The honorable and upright man keeps well away from both the slaughterhouse and the kitchen. And he allows no knives on his table. – Confucius
Disregarding Confucius’ advice on keeping well away from the kitchen, I decided to chronicle my cooking adventures here in China with an ongoing series of blog posts on Chinese food. Starting with the basics, obviously, like the utensils and ingredients needed, I’ll slowly progress to rice then fried rice then maybe some meat dishes down the road. Sound good? Feel free to follow along and join in! Comments and feedback is appreciated.
For this first Chinese Food 101 post, I list the basic cooking utensils that I’ve purchased and used so far. These are must-needs if you want to start cooking Chinese food, so if you don’t have ‘em, hit up your local thrift store right away!
1. The Wok
Essential to every stir-fried, pan-fried, or deep-fried dish in China! And it takes a master to master the wok. I’ve already had my fair share of spills and burns, but I love using it! I also enjoy watching the street vendors (read: masters) use their woks. True artists at work. Mine is made out of iron and has a handle for easy moving. PS I never knew how to properly clean a wok till I arrived here in China! My one in Minneapolis always had oil stains on it.
2. The Cleaver
A big knife for the big task of cutting the plethora of veggies and meat in every meal. We’re not talkin’ about the cute little pre-cut vegetables that you can buy in the foreign supermarkets… we’re talkin’ ’bout the freshly picked ones that you buy at the outdoor market as you walk home from work. And we’re not talking the packaged, frozen meat either. I absolutely love the cleaver. Its heavy blade can cut through anything from the smallest clove of garlic to chicken bones. Don’t get all Swedish Chef up in here, though, it takes practice to use it fast and safely. For my immature readers, this is not a toy! Did you know there’s a proper way to hold it? Don’t hold it like you’d hold a ping pong paddle – place your index finger over the top of the blade and place your thumb and middle finger knuckle on the blade’s two sides. I assume this is a given, but please use a cutting board with your cleaver.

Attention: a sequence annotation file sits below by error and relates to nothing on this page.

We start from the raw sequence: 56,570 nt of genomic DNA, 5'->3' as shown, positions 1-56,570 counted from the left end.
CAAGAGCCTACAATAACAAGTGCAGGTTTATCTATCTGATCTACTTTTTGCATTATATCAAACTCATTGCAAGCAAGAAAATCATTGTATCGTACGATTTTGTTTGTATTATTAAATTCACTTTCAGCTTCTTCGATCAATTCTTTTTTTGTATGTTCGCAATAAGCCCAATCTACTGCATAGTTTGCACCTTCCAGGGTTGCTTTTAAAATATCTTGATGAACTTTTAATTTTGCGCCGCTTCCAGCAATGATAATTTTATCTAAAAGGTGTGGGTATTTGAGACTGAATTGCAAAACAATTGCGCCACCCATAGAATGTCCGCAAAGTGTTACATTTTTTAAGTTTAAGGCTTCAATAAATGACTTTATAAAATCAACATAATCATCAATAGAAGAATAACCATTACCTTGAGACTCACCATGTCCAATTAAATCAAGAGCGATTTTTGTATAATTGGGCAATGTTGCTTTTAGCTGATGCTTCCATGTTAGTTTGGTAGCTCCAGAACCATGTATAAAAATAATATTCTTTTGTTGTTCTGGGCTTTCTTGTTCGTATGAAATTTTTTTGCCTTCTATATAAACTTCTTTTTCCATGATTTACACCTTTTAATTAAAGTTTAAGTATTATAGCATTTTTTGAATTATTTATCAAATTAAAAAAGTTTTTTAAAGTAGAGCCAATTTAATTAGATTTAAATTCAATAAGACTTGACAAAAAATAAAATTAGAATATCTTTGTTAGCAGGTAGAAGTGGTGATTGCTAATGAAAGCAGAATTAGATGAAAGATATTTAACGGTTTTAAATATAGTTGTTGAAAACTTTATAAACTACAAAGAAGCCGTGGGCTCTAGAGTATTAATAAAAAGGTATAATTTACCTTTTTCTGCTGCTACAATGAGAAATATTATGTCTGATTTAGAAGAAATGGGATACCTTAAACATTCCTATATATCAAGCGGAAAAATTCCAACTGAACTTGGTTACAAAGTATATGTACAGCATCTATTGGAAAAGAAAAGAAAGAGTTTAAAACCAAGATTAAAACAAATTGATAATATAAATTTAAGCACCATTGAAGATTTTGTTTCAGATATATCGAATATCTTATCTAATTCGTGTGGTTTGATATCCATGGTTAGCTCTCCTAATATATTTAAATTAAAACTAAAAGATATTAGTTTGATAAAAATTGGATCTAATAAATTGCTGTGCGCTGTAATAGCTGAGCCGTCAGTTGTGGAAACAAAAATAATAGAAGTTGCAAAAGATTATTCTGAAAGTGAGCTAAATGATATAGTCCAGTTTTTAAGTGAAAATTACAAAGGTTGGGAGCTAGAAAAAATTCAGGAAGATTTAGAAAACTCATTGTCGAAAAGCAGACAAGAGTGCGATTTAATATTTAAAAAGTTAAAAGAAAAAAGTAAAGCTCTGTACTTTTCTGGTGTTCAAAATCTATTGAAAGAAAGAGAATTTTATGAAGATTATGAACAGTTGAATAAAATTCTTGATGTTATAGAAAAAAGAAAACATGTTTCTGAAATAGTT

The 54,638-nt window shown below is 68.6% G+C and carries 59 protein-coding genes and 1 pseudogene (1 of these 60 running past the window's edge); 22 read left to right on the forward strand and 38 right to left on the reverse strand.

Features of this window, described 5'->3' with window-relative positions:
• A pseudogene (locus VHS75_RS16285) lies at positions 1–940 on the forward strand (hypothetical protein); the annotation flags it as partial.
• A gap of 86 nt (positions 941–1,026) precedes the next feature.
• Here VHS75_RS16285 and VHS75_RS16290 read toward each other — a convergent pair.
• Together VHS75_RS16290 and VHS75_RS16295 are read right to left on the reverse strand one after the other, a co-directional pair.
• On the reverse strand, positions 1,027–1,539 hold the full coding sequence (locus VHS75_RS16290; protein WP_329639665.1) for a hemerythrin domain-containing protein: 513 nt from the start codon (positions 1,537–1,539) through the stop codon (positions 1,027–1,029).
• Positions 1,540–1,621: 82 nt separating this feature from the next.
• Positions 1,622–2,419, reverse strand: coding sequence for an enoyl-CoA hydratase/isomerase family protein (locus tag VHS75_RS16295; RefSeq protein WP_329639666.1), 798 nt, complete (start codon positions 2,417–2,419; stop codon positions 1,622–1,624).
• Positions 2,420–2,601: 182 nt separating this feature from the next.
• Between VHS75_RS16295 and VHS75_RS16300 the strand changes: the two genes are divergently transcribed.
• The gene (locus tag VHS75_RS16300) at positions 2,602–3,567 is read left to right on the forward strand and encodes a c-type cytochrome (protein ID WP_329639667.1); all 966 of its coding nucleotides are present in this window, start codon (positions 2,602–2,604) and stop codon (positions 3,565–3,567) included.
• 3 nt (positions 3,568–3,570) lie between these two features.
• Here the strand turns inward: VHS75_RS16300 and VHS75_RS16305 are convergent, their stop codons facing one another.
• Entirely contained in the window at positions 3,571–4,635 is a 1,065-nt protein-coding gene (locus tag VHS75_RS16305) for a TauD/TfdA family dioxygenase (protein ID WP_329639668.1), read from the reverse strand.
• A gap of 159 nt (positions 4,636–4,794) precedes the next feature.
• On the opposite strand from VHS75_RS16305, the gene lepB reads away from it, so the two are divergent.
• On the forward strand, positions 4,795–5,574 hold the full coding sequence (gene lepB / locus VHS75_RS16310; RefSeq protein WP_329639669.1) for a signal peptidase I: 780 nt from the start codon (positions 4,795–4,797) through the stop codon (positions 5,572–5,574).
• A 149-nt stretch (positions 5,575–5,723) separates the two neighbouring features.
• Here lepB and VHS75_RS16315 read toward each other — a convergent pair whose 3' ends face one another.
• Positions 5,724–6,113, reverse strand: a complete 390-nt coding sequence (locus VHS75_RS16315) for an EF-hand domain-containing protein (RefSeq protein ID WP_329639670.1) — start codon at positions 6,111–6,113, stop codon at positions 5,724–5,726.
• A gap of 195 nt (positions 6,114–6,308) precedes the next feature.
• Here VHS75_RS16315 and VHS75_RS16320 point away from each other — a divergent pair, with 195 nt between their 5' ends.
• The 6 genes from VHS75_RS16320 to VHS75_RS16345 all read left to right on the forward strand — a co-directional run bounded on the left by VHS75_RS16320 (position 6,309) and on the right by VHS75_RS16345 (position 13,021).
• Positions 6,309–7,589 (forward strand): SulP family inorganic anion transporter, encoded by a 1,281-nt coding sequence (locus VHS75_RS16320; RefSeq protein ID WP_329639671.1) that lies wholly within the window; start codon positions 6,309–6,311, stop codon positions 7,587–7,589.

3. The Rice Cooker
Note to self: before you move to China, learn how to use a rice cooker. I wish I had made that note months ago! It took a while to learn how to use this, but that’ll be for a future blog post. Mine came with a measuring cup (140 ml, I think) and a little scoop. The instructions were all in Chinese, of course, so I had to turn to my friends for help. Humbling, but necessary.
4. The Chopsticks
Not to be confused with the famous piano-based tune, these are eating utensils. I had a complete stranger say to me tonight, “You use chopsticks very well!” Oh? Thanks for noticing. (Apparently, people are watching me eat…) Used for most every meal, these little white bowls are filled with rice in front of you and the main dishes are set in the middle for everyone to share. A third of the world’s population use chopsticks to eat, and it’s not any less dignified than forks, knives, and spoons. If you don’t know how to use them, start practicing!